“If a man beats his head against the wall,” the Italian Marxist Antonio Gramsci once wrote, “it’s his head that breaks and not the wall.”
In the wake of the horrific attacks in Paris, the British political class has been suffering terrible headaches. Britain’s neighbor and intermittent ally, France, has been attacked by the so-called Islamic State (ISIS); once again, the country seeks a clear and defiant response in support of a friend, just as it did after 9/11; once again, all its leaders can come up with is more bombing—this time, against ISIS in Syria. The logic is always the same: We must do something. Bombing is something. We must bomb.
They have done this before, in Afghanistan, Iraq, and Libya. Not only did it not make anything better, it actually made things a lot worse: The chaos caused in the latter two countries created the space for ISIS to thrive. But they just can’t help themselves. And so they approach the wall once again, and apply their heads to it with somber resolve. It’s a tough and dirty job, but somebody has to do it.
In the aftermath of the Paris attacks, there are two main issues to resolve: how to defeat ISIS, and how to minimize the chance of further attacks. The questions are related, and there are no definitive answers to either of them.
It appears likely that no diplomatic or political solution can be achieved with an organization like ISIS, and thus some kind of military intervention might be necessary. But it’s clear that extending and intensifying the bombing will not yield a solution: The United States and France are already bombing ISIS in Syria, to precious little effect; adding British bombs to that will make next to no difference, not least because there are precious few targets left. If bombing hasn’t done the job so far, it’s difficult to see why it would now. If they are serious about defeating ISIS—as opposed to punishing civilians—they would have to commit ground troops. But the truth is, while these countries have the appetite for global domination, they don’t have the stomach for it.
Which brings us neatly to the second point: The West’s desire to intervene in the name of civilization and Enlightenment values betrays a stunning lack of self-awareness. The military and philosophical force with which it makes its case for moral superiority, and then contradicts it, is staggering.
As George Orwell pointed out in “Notes on Nationalism”:
The nationalist not only does not disapprove of atrocities committed by his own side, but he has a remarkable capacity for not even hearing about them…. Whether such deeds were reprehensible, or even whether they happened, was always decided according to political predilection.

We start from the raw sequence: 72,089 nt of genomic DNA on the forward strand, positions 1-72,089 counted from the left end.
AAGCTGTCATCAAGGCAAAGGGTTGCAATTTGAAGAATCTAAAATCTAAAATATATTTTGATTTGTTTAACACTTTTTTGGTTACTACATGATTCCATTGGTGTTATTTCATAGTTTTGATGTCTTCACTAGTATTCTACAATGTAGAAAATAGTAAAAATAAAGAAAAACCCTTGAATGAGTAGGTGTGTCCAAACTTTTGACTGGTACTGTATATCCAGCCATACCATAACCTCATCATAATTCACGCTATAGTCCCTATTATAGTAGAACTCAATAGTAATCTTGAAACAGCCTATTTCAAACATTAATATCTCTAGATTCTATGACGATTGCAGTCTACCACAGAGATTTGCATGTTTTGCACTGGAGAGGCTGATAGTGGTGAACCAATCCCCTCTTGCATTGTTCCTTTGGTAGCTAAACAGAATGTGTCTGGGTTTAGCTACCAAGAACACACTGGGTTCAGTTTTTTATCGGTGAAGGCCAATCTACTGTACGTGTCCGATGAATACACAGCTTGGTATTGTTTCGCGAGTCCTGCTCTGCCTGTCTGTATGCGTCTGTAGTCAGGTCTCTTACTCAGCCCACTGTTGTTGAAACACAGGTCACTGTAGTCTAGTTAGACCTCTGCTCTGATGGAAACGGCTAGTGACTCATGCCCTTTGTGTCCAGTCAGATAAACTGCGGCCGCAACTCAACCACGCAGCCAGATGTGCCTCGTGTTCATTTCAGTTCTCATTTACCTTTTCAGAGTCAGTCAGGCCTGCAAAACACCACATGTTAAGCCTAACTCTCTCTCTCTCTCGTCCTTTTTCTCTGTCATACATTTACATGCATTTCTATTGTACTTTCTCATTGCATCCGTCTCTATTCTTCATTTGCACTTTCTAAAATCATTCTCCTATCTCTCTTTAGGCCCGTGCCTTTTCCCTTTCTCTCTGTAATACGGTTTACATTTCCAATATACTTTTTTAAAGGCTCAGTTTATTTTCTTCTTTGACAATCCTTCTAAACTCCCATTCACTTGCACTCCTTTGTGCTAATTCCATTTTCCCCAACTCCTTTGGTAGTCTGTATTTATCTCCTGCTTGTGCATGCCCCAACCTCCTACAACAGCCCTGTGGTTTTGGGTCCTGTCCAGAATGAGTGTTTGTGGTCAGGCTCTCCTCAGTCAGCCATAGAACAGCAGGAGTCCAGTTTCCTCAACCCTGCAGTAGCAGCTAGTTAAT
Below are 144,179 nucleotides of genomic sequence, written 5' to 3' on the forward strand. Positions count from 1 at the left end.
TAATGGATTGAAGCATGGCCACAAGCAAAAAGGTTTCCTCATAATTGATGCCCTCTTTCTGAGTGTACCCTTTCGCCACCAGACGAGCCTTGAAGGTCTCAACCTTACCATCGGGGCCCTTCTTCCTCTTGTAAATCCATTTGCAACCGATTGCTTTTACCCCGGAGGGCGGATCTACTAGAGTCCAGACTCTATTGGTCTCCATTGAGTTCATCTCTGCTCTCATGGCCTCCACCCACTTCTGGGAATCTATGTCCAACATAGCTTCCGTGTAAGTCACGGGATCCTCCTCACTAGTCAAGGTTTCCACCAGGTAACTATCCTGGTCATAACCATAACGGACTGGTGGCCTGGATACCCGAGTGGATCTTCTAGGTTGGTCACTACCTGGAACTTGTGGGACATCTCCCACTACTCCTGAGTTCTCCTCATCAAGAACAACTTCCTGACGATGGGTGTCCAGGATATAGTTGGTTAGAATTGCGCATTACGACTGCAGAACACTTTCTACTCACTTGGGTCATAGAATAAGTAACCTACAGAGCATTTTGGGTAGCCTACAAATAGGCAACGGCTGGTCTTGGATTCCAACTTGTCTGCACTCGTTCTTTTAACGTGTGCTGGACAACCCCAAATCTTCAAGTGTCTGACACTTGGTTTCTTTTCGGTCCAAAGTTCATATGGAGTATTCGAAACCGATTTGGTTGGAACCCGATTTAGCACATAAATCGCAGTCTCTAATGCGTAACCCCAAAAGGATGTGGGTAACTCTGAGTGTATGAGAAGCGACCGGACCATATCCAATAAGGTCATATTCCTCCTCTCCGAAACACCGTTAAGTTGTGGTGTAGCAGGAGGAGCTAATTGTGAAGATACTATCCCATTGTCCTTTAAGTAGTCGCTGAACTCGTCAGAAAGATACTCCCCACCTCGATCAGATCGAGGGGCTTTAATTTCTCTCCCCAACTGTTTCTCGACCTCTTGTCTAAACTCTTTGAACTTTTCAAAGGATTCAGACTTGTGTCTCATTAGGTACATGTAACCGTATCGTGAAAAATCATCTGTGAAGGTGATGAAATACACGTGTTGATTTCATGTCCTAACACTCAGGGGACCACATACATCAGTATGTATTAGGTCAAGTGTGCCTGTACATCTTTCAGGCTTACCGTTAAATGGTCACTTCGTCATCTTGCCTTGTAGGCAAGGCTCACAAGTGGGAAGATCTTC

It’s as though Guantánamo, Abu Ghraib, Camp Breadbasket, and the CIA torture report never happened. The nationalist can’t understand why people look at the West’s record of intervention over the last 15 years and conclude that its humanitarian claims cannot be taken at face value. It does hateful things and then is shocked that people hate it.
So any escalation of the bombings in Syria will inevitably produce blowback in the form of terrorist reprisals. Incredibly, there is considerable denial about this. Apologists for Western foreign policy insist these jihadis are part of a murderous death cult determined to sow fear and terror in the West. This, it seems, miscasts the enemy as simply psychologically deficient and actually diminishes the function of the very policies they endorse. The jihadis’ own accounts, on-the-ground reporting, military intelligence, and just plain intelligence suggest otherwise.
As Baroness Eliza Manningham-Buller, the former director-general of MI5 (Britain’s CIA), recently told an inquiry into the Iraq War: “Our involvement in Iraq radicalized, for want of a better word, a whole generation of young people, some British citizens—not a whole generation, a few among a generation—who saw our involvement in Iraq and Afghanistan as being an attack on Islam…. Arguably we gave Osama bin Laden his Iraqi jihad so that he was able to move into Iraq in a way that he was not before.”
If you declare war on terror, it stands to reason that terror will fight back. This in itself is no reason to discount military intervention. But it is a reason to be smart about how you do it. ISIS isn’t limited to a handful of states in the Middle East, places like Syria, Iraq, and Libya; instead, it’s a multinational phenomenon. Many of those who terrorized Paris came from Belgium and France. The West can’t bomb everywhere. And wherever it does bomb, it kills and injures large numbers of civilians. These civilian casualties, in their turn, stoke resentment and outrage, not least in the Muslim communities from which jihadis draw their recruits. Since 9/11, the West’s military interventions have created far more terrorists than they have killed, and have generally made things worse, not better.
So any military intervention that does take place needs to be truly global—as opposed to Western—in its authorization and execution. If ISIS represents a true threat against humanity, as is claimed, then we should do the heavy lifting of mobilizing humanity to fight it.
But such an effort takes time, and the bombing advocates want to know what we’re going to do now—as though “now” were its own point in time, unrelated to yesterday or tomorrow. The very people within the political and media elite who have got every major foreign-policy question wrong over the past 15 years are once more leading the charge into oblivion. It’s almost as if they’ve been banging their heads against the wall for so long they’ve stopped thinking straight.